Talley first meets Lagerfeld when he interviews him for Interview magazine. After they are done, Lagerfeld invites him into his private rooms and showers the journalist with silk shirts he no longer wants. So begins a decades-long relationship.
When Talley moves to Paris working for WWD, their days begin and end with phone conversations. When he is depressed, Lagerfeld puts him up for weeks. But like everyone in the Chanel designer's circle, Talley is eventually summarily dropped by the man he considered a brother.
What this book will get most attention for is its depiction of Wintour, given our collective fascination with this woman. She is colleague, mentor and friend to Talley, who is one of the only Vogue staff members to attend her wedding.
Like Lagerfeld, when the time comes and she decides she is done with him, she is brutal. "I have huge emotional and psychological scars from my relationship with this towering and influential woman."
At the time of writing, he is still invited to her annual couture fittings for the Met Gala, but he writes that he will be surprised if the invitations continue after the book's publication. That said, he notes rather poignantly, "not a day goes by when I do not think of Anna Wintour".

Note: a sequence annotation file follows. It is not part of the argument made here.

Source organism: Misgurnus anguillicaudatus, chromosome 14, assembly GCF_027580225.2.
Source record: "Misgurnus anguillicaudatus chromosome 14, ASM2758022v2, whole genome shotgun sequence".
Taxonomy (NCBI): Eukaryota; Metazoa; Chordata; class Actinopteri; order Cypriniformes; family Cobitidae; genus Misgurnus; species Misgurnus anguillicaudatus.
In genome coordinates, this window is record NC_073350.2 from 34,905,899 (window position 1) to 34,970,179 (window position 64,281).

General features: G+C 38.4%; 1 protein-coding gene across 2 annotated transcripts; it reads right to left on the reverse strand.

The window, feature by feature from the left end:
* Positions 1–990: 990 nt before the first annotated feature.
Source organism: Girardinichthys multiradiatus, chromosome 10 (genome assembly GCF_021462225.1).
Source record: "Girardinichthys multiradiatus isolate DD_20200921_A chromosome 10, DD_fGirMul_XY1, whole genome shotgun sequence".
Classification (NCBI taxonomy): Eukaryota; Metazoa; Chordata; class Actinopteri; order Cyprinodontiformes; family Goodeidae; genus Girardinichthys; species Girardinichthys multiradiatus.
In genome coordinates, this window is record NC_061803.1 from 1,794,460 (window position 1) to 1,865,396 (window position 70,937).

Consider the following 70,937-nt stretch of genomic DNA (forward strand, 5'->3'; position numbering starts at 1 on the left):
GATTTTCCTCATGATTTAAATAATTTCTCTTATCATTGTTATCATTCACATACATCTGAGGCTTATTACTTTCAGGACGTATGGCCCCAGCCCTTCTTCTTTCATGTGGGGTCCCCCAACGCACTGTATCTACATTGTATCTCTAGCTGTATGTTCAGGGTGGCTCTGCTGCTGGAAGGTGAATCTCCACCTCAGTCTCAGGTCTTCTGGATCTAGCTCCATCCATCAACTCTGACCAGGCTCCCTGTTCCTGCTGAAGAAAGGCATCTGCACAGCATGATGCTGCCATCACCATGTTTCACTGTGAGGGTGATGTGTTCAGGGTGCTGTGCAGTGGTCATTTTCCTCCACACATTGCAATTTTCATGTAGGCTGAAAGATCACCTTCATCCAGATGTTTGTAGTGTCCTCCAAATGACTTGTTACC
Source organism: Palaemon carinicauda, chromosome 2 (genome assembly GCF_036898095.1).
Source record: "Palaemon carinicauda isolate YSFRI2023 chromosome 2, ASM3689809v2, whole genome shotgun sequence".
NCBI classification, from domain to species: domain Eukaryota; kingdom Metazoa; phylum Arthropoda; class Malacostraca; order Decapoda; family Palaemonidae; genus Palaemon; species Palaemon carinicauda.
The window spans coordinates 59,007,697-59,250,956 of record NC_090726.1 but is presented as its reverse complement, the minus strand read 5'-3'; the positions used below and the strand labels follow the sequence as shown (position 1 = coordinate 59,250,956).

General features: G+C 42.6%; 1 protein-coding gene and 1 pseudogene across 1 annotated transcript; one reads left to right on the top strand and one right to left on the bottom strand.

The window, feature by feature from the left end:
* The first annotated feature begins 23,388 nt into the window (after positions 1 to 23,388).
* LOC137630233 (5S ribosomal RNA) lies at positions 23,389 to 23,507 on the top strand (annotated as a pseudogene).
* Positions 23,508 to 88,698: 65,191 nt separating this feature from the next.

Fashion, as depicted here, is not the safe place he imagined as a child, but an exhaustingly cold environment in which to exist.
This is also a book about being the first black man to reach the upper echelons of this world, and Talley, whose book begins with an anecdote of Beyonce's historic September cover of Vogue in which she controlled the entire project (choosing the photographer, writing the copy herself), traces the systemic racism in his world.